Stand By Me ***1/2

One Liner Review:

A great coming of age movie that tells the story of four boys on a mission.

Brief Review:

There’s a reason why this movie has stood the test of time and is considered a classic. It’s an eighties movie about kids dealing with hardships while having an adventure out in the woods. Consider it the more serious and dramatic version of the Goonies. This one is features actors like Corey Haim, Kiefer Sutherland, and John Cusack, all iconic eighties actors who were representative of that time. And the story on hand here take a group of boys (all of them about thirteen years old,) out into the wilderness, searching for a dead body. One of the members of their group overheard the news that the body was out there, and these boys are on a mission to get to it first. We watch them take on all sorts of challenges, from a speeding train, to leeches, to a gang of threatening bullies. And the story takes us through it all, while developing the characters in such a way that they are all memorable and interesting.


Stand By Me is a movie from the eighties that has easily become a classic. And it’s not very hard to see why. It’s about kids going out and seeking an adventure, while at the same time dealing with real and dark issues about their own lives. This is a film from the Corey Feldman – Corey Haim era where movies about teenagers was all the rage. From The Goonies to The Lost Boys to Toy Soldiers to License to Drive, these kids might have been teen heart throbs, but they actually turned out to also make some pretty great films. And Stand By Me might be the most serious of the bunch.


It’s a movie that only features one of those two actors, (Corey Feldman,) but it’s the fact that the film came out in a time when these movies were actually taken seriously, (you don’t see these kinds of movies made today.) The kids aren’t high schoolers. They are about twelve. They have a tree house and sing funny songs, filled with insults. They have conversations about who would win in a fight, Might Mouse or Superman. All that kind of immature kid stuff. They have a secret knock that you have to remember in order to get into the treehouse. And when one of these kids happens to be under the porch looking for something, when two older kids are talking about a dead body they came across, it starts everyone off on an adventure.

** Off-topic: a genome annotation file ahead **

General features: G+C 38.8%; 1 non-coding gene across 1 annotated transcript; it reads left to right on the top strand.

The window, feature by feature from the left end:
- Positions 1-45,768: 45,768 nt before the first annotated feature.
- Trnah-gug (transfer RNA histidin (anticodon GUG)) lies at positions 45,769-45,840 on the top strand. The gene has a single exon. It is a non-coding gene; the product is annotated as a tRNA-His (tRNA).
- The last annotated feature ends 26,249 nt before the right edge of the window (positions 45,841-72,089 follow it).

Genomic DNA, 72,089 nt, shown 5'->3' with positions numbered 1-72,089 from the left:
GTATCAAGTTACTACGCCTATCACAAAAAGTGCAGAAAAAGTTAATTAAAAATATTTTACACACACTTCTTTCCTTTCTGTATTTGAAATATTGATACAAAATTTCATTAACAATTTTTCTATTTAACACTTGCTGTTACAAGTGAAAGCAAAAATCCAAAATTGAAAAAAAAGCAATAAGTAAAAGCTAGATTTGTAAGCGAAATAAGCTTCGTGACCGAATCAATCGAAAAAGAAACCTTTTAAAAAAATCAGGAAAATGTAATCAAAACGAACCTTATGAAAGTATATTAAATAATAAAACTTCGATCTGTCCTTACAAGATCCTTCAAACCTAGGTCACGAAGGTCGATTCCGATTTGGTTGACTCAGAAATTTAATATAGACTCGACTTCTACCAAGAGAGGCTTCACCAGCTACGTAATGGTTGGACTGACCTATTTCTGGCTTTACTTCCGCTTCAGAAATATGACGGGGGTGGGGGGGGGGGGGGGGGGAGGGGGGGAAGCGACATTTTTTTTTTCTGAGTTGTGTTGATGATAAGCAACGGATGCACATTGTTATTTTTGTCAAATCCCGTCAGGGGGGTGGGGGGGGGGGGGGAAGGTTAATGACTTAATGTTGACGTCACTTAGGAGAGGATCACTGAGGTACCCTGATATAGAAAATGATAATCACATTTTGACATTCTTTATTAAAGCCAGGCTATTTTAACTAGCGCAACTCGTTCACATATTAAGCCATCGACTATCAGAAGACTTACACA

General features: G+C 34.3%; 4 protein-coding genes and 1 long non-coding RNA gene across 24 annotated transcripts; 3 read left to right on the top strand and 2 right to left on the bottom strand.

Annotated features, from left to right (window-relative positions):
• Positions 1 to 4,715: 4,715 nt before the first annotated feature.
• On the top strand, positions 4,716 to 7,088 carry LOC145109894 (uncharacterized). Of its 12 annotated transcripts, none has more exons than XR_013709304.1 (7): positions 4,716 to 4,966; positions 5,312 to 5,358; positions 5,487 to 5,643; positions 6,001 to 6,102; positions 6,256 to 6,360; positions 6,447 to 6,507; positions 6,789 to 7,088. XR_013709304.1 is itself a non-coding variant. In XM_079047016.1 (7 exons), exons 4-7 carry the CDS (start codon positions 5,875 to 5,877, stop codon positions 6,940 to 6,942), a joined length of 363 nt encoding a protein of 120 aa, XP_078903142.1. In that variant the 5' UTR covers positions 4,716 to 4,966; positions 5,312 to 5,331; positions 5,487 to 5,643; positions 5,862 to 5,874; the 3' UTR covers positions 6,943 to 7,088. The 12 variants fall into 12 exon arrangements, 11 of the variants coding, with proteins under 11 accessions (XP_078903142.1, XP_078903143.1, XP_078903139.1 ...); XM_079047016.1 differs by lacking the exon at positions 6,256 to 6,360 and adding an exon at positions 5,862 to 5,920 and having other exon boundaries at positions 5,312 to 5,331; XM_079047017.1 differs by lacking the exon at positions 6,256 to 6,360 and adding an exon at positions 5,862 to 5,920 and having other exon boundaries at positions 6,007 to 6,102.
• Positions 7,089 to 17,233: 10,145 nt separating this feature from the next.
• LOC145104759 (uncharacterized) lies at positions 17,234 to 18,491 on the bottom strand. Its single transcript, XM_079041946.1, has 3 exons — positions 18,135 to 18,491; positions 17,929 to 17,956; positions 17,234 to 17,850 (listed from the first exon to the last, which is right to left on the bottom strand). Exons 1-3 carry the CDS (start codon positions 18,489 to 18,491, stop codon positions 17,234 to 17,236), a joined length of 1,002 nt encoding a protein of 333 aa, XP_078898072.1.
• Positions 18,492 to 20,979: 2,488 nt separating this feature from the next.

The kid who was under the porch was Vern, an overweight young man who ends up being the punching-bag of jokes for the group. He’s the one with the least confidence of the bunch, and the one they give a hard time to about letting him into the treehouse. When he starts telling a story, they all start singing over him, and continue doing it until they are finally ready to listen. Vern was under that porch when these two high school kids were talking about a car they stole, and how as they drove off they came across a dead body. It was the body of a boy who has been missing for weeks now. The whole town has been concerned about the missing boy, looking for answers about where he is and what happened to him.


Vern and his friends decide to go out to find the body and get those answers. They aren’t old enough to drive, and don’t have a car, so they decide to walk to the spot of the body. In doing so, they have about a two day hike ahead of them. The hike isn’t up the side of a mountain or through wilderness or anything, but it is through the woods, often in areas where they need to camp out, or walk through dangerous things. The most memorable of these is a pond, where the boys swim across and come out covered in leeches. But there’s also a great train crossing scene, with the boys making a jump to escape death.


The walk and challenges the boys face is only part of what makes this movie special. Another part is composed of the internal issues that each boy is dealing with. Gordie, (Will Wheaton,) is the star. He’s the straight man of the group, meaning the one who is right down the middle. He’s not as hard and damaged as his friend, Chris, (The bad boy of the group,) or as crazy as Teddy, or even as weak as Vern. Instead, Gordy is the quiet, sensitive type who might actually be the scariest of all. He’s scary because unlike his friends, Gordie is keeping everything inside, and might be emotionally disturbed. He’s also got quite a lot that he’s dealing with at home. His older brother, Denny (John Cusack,) was the town’s local high school football hero, and also the only one who ever understood him. And Denny was recently killed. His parents are still grieving, and in doing so, they all but ignore Gordy. One thing made perfectly clear is that Denny was the favorite.